Common Sense Review
Updated May 2015

Hakitzu Elite: Robot Hackers

Code-fueled robot battles err on the side of engagement
Common Sense Rating 3
Teacher Rating
Not Yet Rated
  • Customize your robots.
  • Chess-like play encourages strategic thinking.
  • 3D graphics bring the action to life.
  • Complete challenges, earn new ranks.
Consumer-quality graphics and a high-tech theme will draw kids in.
Doesn't actually teach a lot of code, and features can be hard to use.
Bottom Line
A great concept that can hook kids on coding, but will require teachers to look elsewhere to make learning stick.
David Thomas
Common Sense Reviewer
Director of academic technology
Common Sense Rating 3
Engagement Is the product stimulating, entertaining, and engrossing? Will kids want to return? 4

Featuring flashy graphics closer to what you would find on a modern gaming console, Hakitzu promises thrilling gameplay and has great visual appeal.

Pedagogy Is learning content seamlessly baked-in, and do kids build conceptual understanding? Is the product adaptable and empowering? Will skills transfer? 3

Controlling combat robots with code sounds like a great way to get kids programming. In practice, the lightweight JavaScripting and emphasis on slick graphics create some learning disconnects. 

Support Does the product take into account learners of varying abilities, skill levels, and learning styles? Does it address both struggling and advanced students? 2

Built-in tips and hints zip past on-screen, so it’s easy to get stuck and hard to figure out where to turn for help.

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How Can Teachers Use It?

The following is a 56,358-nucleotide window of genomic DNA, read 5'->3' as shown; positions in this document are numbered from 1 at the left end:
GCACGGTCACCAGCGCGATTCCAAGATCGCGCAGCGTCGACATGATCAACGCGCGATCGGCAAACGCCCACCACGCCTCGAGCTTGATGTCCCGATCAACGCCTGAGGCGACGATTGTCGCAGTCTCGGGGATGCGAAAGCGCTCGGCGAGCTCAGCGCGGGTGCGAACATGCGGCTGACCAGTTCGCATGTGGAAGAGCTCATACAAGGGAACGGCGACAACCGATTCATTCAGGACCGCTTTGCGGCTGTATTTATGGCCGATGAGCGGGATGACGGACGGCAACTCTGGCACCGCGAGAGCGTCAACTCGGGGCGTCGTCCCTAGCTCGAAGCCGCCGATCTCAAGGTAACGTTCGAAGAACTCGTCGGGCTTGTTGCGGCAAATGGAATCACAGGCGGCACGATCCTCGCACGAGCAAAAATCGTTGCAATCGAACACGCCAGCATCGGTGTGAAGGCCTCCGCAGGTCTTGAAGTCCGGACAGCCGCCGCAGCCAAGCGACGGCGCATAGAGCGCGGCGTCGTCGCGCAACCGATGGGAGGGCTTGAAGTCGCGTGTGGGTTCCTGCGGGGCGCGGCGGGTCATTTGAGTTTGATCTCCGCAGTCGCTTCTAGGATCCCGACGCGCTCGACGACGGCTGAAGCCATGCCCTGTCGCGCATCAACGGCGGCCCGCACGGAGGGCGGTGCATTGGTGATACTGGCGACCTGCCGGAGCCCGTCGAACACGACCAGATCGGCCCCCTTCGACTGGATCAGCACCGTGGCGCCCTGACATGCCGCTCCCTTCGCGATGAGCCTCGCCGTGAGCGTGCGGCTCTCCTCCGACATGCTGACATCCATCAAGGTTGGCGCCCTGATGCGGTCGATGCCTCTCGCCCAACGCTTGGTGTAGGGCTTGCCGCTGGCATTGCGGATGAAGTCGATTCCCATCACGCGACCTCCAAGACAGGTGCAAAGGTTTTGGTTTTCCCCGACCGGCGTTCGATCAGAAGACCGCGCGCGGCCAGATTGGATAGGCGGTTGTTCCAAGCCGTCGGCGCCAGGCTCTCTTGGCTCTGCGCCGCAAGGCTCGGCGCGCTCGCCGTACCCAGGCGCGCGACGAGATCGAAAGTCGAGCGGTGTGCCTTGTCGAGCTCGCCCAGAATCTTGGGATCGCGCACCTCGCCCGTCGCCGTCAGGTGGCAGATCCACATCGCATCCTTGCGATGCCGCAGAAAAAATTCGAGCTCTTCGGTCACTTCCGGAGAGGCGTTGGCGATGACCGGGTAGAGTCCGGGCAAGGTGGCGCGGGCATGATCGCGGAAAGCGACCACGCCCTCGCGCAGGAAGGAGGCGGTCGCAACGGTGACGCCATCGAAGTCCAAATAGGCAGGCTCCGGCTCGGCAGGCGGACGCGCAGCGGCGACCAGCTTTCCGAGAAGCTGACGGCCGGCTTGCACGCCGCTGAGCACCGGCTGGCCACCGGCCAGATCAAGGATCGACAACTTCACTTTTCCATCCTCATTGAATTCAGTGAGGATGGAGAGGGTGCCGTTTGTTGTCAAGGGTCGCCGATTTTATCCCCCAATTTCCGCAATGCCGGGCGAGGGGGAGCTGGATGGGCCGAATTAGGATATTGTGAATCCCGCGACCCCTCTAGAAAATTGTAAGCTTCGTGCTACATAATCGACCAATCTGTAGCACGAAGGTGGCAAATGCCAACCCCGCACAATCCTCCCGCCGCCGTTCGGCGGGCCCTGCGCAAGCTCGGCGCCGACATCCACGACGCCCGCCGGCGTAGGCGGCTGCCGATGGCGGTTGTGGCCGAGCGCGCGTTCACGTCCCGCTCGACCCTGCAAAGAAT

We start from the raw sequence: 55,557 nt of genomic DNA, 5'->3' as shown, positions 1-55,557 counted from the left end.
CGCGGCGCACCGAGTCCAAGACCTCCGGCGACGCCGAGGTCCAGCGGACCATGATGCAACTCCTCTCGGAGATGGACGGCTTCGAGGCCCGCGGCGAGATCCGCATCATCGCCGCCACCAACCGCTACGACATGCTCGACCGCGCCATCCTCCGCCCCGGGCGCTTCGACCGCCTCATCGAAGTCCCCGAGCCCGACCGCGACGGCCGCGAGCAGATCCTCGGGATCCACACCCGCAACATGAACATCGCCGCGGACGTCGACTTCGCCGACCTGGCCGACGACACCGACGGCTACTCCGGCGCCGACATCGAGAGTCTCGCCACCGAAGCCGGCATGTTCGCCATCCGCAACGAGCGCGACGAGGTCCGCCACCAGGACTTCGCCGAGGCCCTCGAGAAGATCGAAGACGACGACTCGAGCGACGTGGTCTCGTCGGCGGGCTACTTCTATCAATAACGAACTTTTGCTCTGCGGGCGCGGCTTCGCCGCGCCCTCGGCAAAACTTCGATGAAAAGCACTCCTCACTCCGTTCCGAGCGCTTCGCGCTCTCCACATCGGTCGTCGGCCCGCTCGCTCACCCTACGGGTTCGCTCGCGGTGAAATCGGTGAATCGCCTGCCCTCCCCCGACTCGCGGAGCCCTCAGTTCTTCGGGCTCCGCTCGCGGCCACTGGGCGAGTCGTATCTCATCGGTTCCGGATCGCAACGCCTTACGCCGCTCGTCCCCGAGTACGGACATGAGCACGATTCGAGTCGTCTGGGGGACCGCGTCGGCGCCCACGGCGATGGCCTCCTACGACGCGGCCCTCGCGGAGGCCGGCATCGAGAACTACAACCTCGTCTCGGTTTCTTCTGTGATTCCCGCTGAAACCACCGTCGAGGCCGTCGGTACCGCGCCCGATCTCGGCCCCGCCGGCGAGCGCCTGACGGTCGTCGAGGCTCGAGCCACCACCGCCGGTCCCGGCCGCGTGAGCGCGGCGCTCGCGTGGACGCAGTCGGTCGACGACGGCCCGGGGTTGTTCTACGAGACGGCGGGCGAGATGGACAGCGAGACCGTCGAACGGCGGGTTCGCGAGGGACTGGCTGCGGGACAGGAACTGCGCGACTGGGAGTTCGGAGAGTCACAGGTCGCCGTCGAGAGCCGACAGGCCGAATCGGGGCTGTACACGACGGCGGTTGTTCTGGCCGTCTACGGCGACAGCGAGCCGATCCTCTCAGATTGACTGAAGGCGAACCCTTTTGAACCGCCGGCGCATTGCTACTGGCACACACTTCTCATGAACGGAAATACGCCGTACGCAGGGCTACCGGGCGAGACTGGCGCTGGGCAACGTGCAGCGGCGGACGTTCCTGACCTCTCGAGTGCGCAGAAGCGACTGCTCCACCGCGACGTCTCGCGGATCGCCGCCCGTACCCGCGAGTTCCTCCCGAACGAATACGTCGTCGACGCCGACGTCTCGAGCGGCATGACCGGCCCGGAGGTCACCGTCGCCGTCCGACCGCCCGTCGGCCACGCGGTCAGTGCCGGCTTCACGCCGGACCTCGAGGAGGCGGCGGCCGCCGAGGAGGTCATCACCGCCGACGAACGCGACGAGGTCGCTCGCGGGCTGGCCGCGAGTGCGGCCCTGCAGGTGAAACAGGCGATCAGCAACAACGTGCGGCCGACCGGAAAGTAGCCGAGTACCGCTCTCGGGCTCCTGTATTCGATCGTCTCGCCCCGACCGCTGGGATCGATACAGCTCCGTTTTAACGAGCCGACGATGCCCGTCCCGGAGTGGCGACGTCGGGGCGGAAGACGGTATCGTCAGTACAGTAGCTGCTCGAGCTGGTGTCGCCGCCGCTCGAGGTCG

Hakitzu would work well as one of several options to introduce coding to kids. While the robot theme will certainly appeal to some students, it won't grab them all. Used as an option early in a lesson about programming, the robot battle theme could stimulate interest. But over time, the game won't take kids very far in their coding education, and teachers will need to be ready to send interested students elsewhere for deeper learning.

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What's It Like?

In some futuristic dystopia, humanoid robots battle to death in a combat arena. Played out like a life-sized version of chess, the game has players program their battle bots using pre-set functions and JavaScript syntax. Each turn, the bots run their code, attempting to disable the enemy and hack their central command core. Students will appreciate the polished 3-D graphics that feel more like a video game they'd play at home than a traditional educational game. The visuals go a long way in building interest.

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Is It Good For Learning?

On face value, Hakitzu provides an enticing gateway for younger robot fans to take control of their machines and learn a little code. A stripped-down JavaScript coding interface allows players to send their robots marching across the screen and into various forms of melee. And while this programming chess match can be fun, it ultimately fails to deliver in any meaningful way on its educational promise. Hakitzu could have its place as a teaser to get kids interested in learning code. But for more in-depth engagement and learning, other titles carry the programming lessons to much greater depth in a more supportive environment.

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